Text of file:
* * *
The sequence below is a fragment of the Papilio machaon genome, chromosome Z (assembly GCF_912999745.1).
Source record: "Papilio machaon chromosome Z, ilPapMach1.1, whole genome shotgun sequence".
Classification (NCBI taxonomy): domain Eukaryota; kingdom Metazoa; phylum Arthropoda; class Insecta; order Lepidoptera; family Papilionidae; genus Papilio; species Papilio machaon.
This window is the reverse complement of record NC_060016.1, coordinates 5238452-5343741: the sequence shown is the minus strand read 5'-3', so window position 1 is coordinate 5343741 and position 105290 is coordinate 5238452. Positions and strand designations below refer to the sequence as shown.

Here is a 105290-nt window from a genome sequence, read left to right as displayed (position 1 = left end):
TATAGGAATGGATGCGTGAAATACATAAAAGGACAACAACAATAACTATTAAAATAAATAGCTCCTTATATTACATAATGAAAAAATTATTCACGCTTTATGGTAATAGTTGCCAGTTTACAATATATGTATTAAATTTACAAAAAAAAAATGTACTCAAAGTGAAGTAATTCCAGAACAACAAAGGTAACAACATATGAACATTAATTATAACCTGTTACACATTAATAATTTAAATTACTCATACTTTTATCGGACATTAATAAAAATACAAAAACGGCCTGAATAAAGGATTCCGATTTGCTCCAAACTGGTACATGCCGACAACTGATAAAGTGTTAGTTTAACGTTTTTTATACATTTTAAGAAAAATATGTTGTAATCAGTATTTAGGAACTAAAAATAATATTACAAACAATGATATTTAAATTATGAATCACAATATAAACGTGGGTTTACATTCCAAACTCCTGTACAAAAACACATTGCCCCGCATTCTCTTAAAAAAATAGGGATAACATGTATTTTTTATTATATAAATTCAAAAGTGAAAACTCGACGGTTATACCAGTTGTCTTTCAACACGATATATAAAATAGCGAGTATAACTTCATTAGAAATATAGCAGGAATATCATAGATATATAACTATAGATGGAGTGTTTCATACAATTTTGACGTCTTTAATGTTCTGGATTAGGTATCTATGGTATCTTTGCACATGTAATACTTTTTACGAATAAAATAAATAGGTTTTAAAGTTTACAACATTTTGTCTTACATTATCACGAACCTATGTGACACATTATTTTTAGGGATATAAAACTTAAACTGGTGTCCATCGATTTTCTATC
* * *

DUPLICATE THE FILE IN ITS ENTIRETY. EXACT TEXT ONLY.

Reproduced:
The sequence below is a fragment of the Papilio machaon genome, chromosome Z (assembly GCF_912999745.1).
Source record: "Papilio machaon chromosome Z, ilPapMach1.1, whole genome shotgun sequence".
Classification (NCBI taxonomy): domain Eukaryota; kingdom Metazoa; phylum Arthropoda; class Insecta; order Lepidoptera; family Papilionidae; genus Papilio; species Papilio machaon.
This window is the reverse complement of record NC_060016.1, coordinates 5238452-5343741: the sequence shown is the minus strand read 5'-3', so window position 1 is coordinate 5343741 and position 105290 is coordinate 5238452. Positions and strand designations below refer to the sequence as shown.

Here is a 105290-nt window from a genome sequence, read left to right as displayed (position 1 = left end):
TATAGGAATGGATGCGTGAAATACATAAAAGGACAACAACAATAACTATTAAAATAAATAGCTCCTTATATTACATAATGAAAAAATTATTCACGCTTTATGGTAATAGTTGCCAGTTTACAATATATGTATTAAATTTACAAAAAAAAAATGTACTCAAAGTGAAGTAATTCCAGAACAACAAAGGTAACAACATATGAACATTAATTATAACCTGTTACACATTAATAATTTAAATTACTCATACTTTTATCGGACATTAATAAAAATACAAAAACGGCCTGAATAAAGGATTCCGATTTGCTCCAAACTGGTACATGCCGACAACTGATAAAGTGTTAGTTTAACGTTTTTTATACATTTTAAGAAAAATATGTTGTAATCAGTATTTAGGAACTAAAAATAATATTACAAACAATGATATTTAAATTATGAATCACAATATAAACGTGGGTTTACATTCCAAACTCCTGTACAAAAACACATTGCCCCGCATTCTCTTAAAAAAATAGGGATAACATGTATTTTTTATTATATAAATTCAAAAGTGAAAACTCGACGGTTATACCAGTTGTCTTTCAACACGATATATAAAATAGCGAGTATAACTTCATTAGAAATATAGCAGGAATATCATAGATATATAACTATAGATGGAGTGTTTCATACAATTTTGACGTCTTTAATGTTCTGGATTAGGTATCTATGGTATCTTTGCACATGTAATACTTTTTACGAATAAAATAAATAGGTTTTAAAGTTTACAACATTTTGTCTTACATTATCACGAACCTATGTGACACATTATTTTTAGGGATATAAAACTTAAACTGGTGTCCATCGATTTTCTATC